6. “I don’t believe Anita Sarkeesian was really threatened. There is no real proof, and I read in a forum somewhere that the evidence that does exist has been falsified. She probably made it all up to boost her views.”
This right here is classical victim blaming, i.e. the idea that some people in the world (often those with internalized sexist world views) will insist on blaming the victim until she (or he, but in most cases she) is proven right, rather than supporting a perceived victim. Philosophically and psychologically, victim blaming does make sense to a certain extent. The Just-World Hypothesis is inherent to most human beings’ way of thinking. It states that the world is not just, but people choose to believe that the world, and particularly society, is inherently fair. Therefore, if something bad happens to someone, this cannot be society’s fault (because that would mean that the world is, in fact, unjust). Consequently, it must be the fault of the person who has been wronged – or the person in question must by lying. In any case, you, dear sir or madam blaming Anita Sarkeesian for being threatened, are part of the reason why our society is unjust.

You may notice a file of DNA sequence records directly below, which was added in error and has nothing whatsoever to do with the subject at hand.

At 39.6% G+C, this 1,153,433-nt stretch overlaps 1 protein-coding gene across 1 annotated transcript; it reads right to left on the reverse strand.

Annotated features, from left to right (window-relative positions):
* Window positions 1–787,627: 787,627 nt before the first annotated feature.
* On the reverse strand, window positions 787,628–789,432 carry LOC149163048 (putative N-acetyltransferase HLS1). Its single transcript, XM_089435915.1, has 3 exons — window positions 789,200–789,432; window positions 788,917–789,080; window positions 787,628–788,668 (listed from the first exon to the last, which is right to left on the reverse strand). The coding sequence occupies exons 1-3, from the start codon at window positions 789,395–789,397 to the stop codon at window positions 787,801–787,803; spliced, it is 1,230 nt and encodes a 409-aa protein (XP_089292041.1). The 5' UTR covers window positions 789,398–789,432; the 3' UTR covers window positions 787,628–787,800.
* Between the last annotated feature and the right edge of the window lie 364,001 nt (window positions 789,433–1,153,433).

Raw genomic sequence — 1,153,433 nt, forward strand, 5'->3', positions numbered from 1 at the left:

7. “It’s only a small percentage of women who have a problem with the way women are portrayed in video games.”
This is a difficult point to refute, because at first glance, it seems undeniably true. But there are still two arguments that tie in with points raised further above. First, there are far fewer women who admit to playing video and computer games on a regular basis than men. The women who are excessive gamers often have to accommodate to the very male-dominated society of gaming, with its often patriarchal set of values, and are more likely to have internalized sexist view points of women. To put it more simply, they want to be ‘one of the boys’, and this entails not being perceived as female and aligning themselves with views predominant in gaming society. Second, even if they do have objections and have not internalized these view points, they are not likely to voice them openly, because of the backlash they will more than likely receive. Say for example a female gamer is really interested in a particular game and often frequents forums dealing with the game in question. If she wants support or partake in constructive discussions about the gaming world, she is probably less likely to jeopardize her position in said forums to bring up sexism in the game’s narrative.